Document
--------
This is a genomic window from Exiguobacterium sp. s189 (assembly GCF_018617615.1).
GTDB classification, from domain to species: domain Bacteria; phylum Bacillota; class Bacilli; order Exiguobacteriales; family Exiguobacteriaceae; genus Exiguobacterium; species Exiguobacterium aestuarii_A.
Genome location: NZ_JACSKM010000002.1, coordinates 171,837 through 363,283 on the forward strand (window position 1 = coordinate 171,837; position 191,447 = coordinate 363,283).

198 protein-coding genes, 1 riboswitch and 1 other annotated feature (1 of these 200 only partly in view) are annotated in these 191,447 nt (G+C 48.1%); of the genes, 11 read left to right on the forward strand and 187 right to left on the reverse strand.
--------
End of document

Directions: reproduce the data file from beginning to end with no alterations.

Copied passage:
This is a genomic window from Exiguobacterium sp. s189 (assembly GCF_018617615.1).
GTDB classification, from domain to species: domain Bacteria; phylum Bacillota; class Bacilli; order Exiguobacteriales; family Exiguobacteriaceae; genus Exiguobacterium; species Exiguobacterium aestuarii_A.
Genome location: NZ_JACSKM010000002.1, coordinates 171,837 through 363,283 on the forward strand (window position 1 = coordinate 171,837; position 191,447 = coordinate 363,283).

198 protein-coding genes, 1 riboswitch and 1 other annotated feature (1 of these 200 only partly in view) are annotated in these 191,447 nt (G+C 48.1%); of the genes, 11 read left to right on the forward strand and 187 right to left on the reverse strand.